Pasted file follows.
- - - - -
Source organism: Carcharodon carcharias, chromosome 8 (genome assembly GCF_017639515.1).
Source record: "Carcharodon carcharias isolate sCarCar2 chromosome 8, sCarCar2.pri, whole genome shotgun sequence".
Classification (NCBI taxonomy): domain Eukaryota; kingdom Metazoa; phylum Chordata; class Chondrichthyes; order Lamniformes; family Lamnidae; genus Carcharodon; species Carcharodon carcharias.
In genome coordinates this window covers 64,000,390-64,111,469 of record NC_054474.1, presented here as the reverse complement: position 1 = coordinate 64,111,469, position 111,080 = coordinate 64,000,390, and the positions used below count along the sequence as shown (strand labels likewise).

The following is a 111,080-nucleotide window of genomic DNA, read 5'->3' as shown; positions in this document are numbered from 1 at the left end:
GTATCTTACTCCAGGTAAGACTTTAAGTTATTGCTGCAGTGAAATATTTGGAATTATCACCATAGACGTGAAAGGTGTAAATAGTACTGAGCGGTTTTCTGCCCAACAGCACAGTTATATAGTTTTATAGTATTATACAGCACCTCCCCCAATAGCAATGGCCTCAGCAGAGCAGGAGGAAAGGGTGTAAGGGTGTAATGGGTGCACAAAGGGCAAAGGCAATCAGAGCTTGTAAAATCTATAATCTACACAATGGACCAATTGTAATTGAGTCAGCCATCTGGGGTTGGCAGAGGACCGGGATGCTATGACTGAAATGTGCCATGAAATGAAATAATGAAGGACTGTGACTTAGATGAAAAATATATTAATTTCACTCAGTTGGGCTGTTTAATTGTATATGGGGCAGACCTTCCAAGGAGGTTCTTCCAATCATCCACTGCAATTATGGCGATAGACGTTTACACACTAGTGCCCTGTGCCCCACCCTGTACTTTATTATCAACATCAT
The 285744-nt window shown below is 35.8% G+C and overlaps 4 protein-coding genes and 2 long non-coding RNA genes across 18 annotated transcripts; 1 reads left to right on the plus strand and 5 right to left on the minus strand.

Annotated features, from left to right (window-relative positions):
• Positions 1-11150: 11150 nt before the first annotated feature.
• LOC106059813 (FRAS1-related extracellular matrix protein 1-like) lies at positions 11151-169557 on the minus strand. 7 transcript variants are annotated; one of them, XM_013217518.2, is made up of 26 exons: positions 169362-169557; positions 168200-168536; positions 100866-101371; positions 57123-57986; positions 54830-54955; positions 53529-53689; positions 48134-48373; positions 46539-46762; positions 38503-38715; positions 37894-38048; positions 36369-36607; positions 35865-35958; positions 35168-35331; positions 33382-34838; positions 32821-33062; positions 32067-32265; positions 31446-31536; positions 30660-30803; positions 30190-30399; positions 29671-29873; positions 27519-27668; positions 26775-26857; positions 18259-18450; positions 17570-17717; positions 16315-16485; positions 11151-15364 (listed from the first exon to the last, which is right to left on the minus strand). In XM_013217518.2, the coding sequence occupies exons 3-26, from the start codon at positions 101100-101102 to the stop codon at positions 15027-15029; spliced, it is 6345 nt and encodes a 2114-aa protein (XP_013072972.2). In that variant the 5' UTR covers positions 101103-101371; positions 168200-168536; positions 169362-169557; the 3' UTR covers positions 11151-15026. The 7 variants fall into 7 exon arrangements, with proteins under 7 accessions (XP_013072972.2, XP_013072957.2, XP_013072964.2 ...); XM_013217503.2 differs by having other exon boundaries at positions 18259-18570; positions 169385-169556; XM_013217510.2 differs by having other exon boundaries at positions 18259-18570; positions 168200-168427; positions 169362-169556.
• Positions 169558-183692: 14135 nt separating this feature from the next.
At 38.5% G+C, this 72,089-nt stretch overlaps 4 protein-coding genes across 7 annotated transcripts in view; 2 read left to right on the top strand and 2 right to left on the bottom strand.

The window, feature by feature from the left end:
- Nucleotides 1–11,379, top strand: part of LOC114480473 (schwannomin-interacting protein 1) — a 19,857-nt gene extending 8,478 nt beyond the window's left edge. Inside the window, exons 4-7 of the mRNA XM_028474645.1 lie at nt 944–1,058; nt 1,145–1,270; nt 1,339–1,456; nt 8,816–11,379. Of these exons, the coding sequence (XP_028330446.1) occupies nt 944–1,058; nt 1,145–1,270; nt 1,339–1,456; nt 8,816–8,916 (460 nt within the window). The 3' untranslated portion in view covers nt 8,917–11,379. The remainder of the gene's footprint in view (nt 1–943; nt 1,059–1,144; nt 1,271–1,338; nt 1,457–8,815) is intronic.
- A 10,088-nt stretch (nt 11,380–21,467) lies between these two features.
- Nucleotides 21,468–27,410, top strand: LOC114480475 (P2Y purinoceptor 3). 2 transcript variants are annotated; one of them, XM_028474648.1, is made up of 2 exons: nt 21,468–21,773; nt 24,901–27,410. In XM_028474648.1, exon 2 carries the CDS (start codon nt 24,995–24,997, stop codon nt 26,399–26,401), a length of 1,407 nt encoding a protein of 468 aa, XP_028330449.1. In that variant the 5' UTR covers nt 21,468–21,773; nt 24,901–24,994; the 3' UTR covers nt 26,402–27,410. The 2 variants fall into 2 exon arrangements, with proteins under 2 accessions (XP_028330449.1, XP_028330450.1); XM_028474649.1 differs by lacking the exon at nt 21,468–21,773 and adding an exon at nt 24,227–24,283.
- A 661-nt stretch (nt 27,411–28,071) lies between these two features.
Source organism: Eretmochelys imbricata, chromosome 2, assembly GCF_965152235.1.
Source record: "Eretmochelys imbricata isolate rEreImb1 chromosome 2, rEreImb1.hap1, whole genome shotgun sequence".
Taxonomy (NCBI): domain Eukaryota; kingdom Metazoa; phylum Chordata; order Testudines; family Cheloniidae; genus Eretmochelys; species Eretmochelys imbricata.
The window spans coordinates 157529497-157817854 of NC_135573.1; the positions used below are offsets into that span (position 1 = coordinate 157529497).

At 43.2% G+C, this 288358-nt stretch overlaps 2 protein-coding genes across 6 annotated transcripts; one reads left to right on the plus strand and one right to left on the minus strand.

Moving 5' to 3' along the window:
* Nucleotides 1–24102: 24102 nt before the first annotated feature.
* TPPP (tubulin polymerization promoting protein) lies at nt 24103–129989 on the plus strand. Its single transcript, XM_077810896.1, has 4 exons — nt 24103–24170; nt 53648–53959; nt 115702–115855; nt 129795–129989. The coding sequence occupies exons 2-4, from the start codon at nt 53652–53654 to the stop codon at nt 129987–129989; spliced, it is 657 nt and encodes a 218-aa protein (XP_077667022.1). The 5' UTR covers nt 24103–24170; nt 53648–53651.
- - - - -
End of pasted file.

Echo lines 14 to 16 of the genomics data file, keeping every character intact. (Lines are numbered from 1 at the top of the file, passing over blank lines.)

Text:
- Nucleotides 1–11,379, top strand: part of LOC114480473 (schwannomin-interacting protein 1) — a 19,857-nt gene extending 8,478 nt beyond the window's left edge. Inside the window, exons 4-7 of the mRNA XM_028474645.1 lie at nt 944–1,058; nt 1,145–1,270; nt 1,339–1,456; nt 8,816–11,379. Of these exons, the coding sequence (XP_028330446.1) occupies nt 944–1,058; nt 1,145–1,270; nt 1,339–1,456; nt 8,816–8,916 (460 nt within the window). The 3' untranslated portion in view covers nt 8,917–11,379. The remainder of the gene's footprint in view (nt 1–943; nt 1,059–1,144; nt 1,271–1,338; nt 1,457–8,815) is intronic.
- A 10,088-nt stretch (nt 11,380–21,467) lies between these two features.
- Nucleotides 21,468–27,410, top strand: LOC114480475 (P2Y purinoceptor 3). 2 transcript variants are annotated; one of them, XM_028474648.1, is made up of 2 exons: nt 21,468–21,773; nt 24,901–27,410. In XM_028474648.1, exon 2 carries the CDS (start codon nt 24,995–24,997, stop codon nt 26,399–26,401), a length of 1,407 nt encoding a protein of 468 aa, XP_028330449.1. In that variant the 5' UTR covers nt 21,468–21,773; nt 24,901–24,994; the 3' UTR covers nt 26,402–27,410. The 2 variants fall into 2 exon arrangements, with proteins under 2 accessions (XP_028330449.1, XP_028330450.1); XM_028474649.1 differs by lacking the exon at nt 21,468–21,773 and adding an exon at nt 24,227–24,283.